The aim of our intervention programme, called Expand Your Horizon: More Than My RA, was to help women to focus on their body functionality, and why it is meaningful to them. Body functionality refers to everything that one’s body is able to do, rather than how it looks. It comprises a wide variety of body functions, relating to physical capacities (e.g., walking, swimming), internal processes (e.g., digesting food, healing from a wound), bodily senses and sensations (e.g., seeing, experiencing pleasure), creative endeavours (e.g., singing, gardening), communication with others (e.g., giving someone a hug, eye contact), and self-care (e.g., sleeping, eating).
It may seem counterintuitive to ask women with rheumatoid arthritis to focus on what their body is able to do. After all, rheumatoid arthritis affects the physical functioning of the body, potentially limiting what individuals are able to do, or changing how they used to do things. Rheumatoid arthritis may also take their bodies further from the narrow societal beauty ideal, encompassing a fit and able body. Research has shown that this can lead to women feeling frustrated and unsatisfied with their body. However, the aim of our programme was to help women with rheumatoid arthritis to focus on the functions that their body is able to do, despite symptoms. In addition, women were encouraged to focus on their body functionality more holistically. That is, not only related to physical capacities, but also related to all of the other areas of body functionality from which they could derive meaning, pleasure, or satisfaction (e.g., bodily senses, creative endeavours, communication with others). In our prior research, this approach was found to be effective at improving body image among women with a negative body image (but whom did not have rheumatoid arthritis).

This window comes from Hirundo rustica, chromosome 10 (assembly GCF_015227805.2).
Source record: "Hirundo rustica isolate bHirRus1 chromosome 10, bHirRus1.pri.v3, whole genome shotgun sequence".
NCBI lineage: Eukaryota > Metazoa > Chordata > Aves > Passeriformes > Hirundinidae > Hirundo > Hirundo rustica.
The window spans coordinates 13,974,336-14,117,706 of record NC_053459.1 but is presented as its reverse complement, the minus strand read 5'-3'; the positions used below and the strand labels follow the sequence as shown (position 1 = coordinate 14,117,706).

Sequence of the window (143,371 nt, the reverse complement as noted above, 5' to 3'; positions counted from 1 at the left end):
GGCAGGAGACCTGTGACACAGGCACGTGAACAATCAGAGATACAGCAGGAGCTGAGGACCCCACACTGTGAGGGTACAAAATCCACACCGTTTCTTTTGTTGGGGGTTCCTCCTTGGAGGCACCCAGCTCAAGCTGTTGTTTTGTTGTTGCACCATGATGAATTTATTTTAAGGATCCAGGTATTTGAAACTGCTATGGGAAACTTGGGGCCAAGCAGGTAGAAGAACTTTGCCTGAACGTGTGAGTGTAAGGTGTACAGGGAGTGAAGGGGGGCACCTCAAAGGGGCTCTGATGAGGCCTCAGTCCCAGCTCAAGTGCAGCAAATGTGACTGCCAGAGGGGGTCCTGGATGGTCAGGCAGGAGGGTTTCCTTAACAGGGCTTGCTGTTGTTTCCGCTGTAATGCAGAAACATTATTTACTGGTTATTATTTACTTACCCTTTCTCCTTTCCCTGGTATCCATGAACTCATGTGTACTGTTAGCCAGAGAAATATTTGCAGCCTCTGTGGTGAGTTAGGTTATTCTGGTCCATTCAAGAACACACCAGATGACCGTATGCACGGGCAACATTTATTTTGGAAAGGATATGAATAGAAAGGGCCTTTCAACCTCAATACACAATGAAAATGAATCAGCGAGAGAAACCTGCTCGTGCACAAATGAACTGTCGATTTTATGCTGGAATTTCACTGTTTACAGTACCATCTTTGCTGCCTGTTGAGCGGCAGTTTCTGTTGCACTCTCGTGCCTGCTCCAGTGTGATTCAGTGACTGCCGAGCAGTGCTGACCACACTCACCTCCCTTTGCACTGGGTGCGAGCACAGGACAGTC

During the intervention programme, women completed three 15-minute writing exercises, each asking them to describe the various functions of their body, and why they are personally meaningful. For example, one might write, “My body is able to give my partner and children a hug, which allows me to express my love for them,” or, “My body is able to sing and hear music, which allows me to experience joy and express my emotions.”
Before and after the intervention programme, as well as at 1-week and 1-month Follow-Up, participants completed questionnaires assessing their body image and other outcomes relevant to rheumatoid arthritis (depression, anxiety, disability). Participants in the waitlist control group completed the questionnaires only, but were invited to complete the intervention programme at the end of the study.
Compared to women in the waitlist control group, women in the intervention programme experienced improvements in various aspects of body image. For example, they felt more satisfied, appreciative, and grateful for their bodies. These effects were found immediately after the intervention programme, and persisted to both 1-week and 1-month Follow-Up.